The local history of the Diana that Cather chose for My Mortal Enemy supports the alternative erotic nature of the moon. The Diana Nellie sees is the smaller, 1893 version of the original, which the architect Stanford White and the sculptor Saint-Gaudens considered too large for the tower that White had "adapted" from an original in Seville graced with a female figure representing Faith (Tharp 2-55). Both versions depicted the goddess nude and were considered sexually stimulating. The square, according to one journalist, was transformed from a gathering place for children to one of club men armed with field glasses. A policeman is supposed to have said, "'It's all along of her,' pointing to the summit . . . where Diana, adorned with only her beauty and a thin veneer of gilt, blazed in the sun People as has kids, says how she's immoralizing.... I don't think no such statue should be allowed myself, not in a public place"' (Tharp 257).

The contradictory nature of Cather's text regarding the goddess is repeated in details filtered through the narrator. The "fine, reluctant snow blurred" Nellie's first glimpse of New York (22), a description resembling a Childe Hassam painting in its muted outlines and use of reflected light. The details selected, however, are incongruous to the fairyland atmosphere Nellie seems to intend. The ice-covered liner Wilhelm der Grosse, being tugged upriver after a stormy crossing, was later armed as a commerce raider and sunk in 1914. Military imagery dominates the skyline behind the snow curtain: "the buildings on the Battery all ran together-looked like an enormous fortress with a thousand windows" (22-23). But the passage concludes fittingly for a "moonstruck'' observer: "From the mass, the dull gold dome of the World building emerged like a ruddy autumn moon at twilight." This detail anticipates the rising of the moon behind Diana at the chapter's end and Myra's confession of guilt about Gray's romance, while the military images anticipate the Henshawe conflict that will conclude part i. Similarly, Madison Square in falling snow seems "protected by good manners and courtesylike an open-air drawing-room" (24), although the concluding figure contains a threat: "Here, I felt, winter brought no desolation; it was tamed, like a polar bear led on a leash by a beautiful lady" (2-5). Gray's past is contradicted by his appearance: "he looked, that night, as fresh and undamaged as the flowers he wore" (28). These flowers, however, contradict themselves; the "few sprays of white hyacinth" (27) suggest loveliness only because they are white; the common purple variety, which immediately comes to mind, indicates sorrow.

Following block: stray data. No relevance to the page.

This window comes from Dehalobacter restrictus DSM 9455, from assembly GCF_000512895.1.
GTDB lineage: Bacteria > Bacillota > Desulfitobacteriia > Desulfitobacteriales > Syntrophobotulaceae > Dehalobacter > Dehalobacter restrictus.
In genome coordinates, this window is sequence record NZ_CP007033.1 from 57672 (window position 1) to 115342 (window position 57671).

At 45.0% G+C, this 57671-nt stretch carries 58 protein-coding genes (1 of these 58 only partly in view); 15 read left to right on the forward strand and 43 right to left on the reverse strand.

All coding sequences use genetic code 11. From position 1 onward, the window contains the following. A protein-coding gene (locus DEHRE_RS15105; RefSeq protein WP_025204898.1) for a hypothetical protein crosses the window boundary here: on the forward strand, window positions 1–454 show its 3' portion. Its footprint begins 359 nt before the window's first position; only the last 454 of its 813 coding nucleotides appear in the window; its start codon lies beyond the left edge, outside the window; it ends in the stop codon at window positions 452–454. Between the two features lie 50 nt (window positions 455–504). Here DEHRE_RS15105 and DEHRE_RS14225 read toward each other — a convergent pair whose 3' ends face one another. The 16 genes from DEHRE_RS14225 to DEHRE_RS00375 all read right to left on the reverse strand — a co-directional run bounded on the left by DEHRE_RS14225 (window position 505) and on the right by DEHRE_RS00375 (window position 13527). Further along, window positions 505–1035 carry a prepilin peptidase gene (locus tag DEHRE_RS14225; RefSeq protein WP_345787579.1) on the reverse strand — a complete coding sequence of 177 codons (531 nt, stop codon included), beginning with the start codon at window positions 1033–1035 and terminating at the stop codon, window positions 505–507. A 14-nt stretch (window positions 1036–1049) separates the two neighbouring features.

Without ambiguity are the opals Gray intends to present to Esther. Myra recognizes them as omens of bad luck and perhaps inconstancy (Stofer 21). She exclaims, "Love itself draws on a woman nearly all the bad luck in the world; why, for mercy's sake, add opals?" (28). Yet almost immediately Oswald confesses to Lydia, "Myra is so fond of helping young men along. We nearly always have a love affair on hand" (28). Surely Myra is false to Diana, which she recognizes: "Hush! I hate all women who egg on courtships." This talk occurs on Christmas Eve, a time when Myra would remember all she sacrificed for love. Earlier an Irish pennywhistle piper delays Myra's return to Oswald. "They always find me out" (26), she admits as the boy pursues her with "The Irish Washerwoman" and thoughts of her forebears. Being lavish as if she still had John Driscoll's fortune is a way to ignore her defection. Myra selects the most extravagant holly tree in the florist shop for Modjeska, gives a dollar to the florist's helper, and chides Oswald's pettiness before admitting her guilt as a servant of Venus.


In chapter 4 Christmas dawns in blinding light, anticipating the dawn Myra hopes for on the headland in part 2 and in contrast to the growing darkness in chapter 3. Oswald takes Nellie and Lydia to a service, and church and goddess are placed side by side: "the gold Diana flashed against a green-blue sky. We were going to Grace Church" (32). Myra's absence seems more than a strategy to allow Oswald to connive with Lydia about the cuff links; it suggests Myra's failure to accommodate her religious defection by substituting another church. The clear light also reflects a truth about Oswald, that he seeks the favor of young women. His young woman at this time, a rich girl from a breezy Western city, is not seeking advice on love or jewelry but wants to adorn Oswald. He asks Lydia to lie that the cuff links are a gift from her so he can wear them comfortably before Myra. His excuse is pathetic: returning the gift might contribute to the "hard knocks" the young woman will inevitably suffer in New York, and Myra would "punish herself and everybody else for this young woman's questionable taste" (33). Stofer recognizes the cuff links as reflecting Oswald's contradictory nature: topaz symbolizes divine goodness and faithfulness, but yellow on a man denotes secrecy, appropriate for the silent lover (20).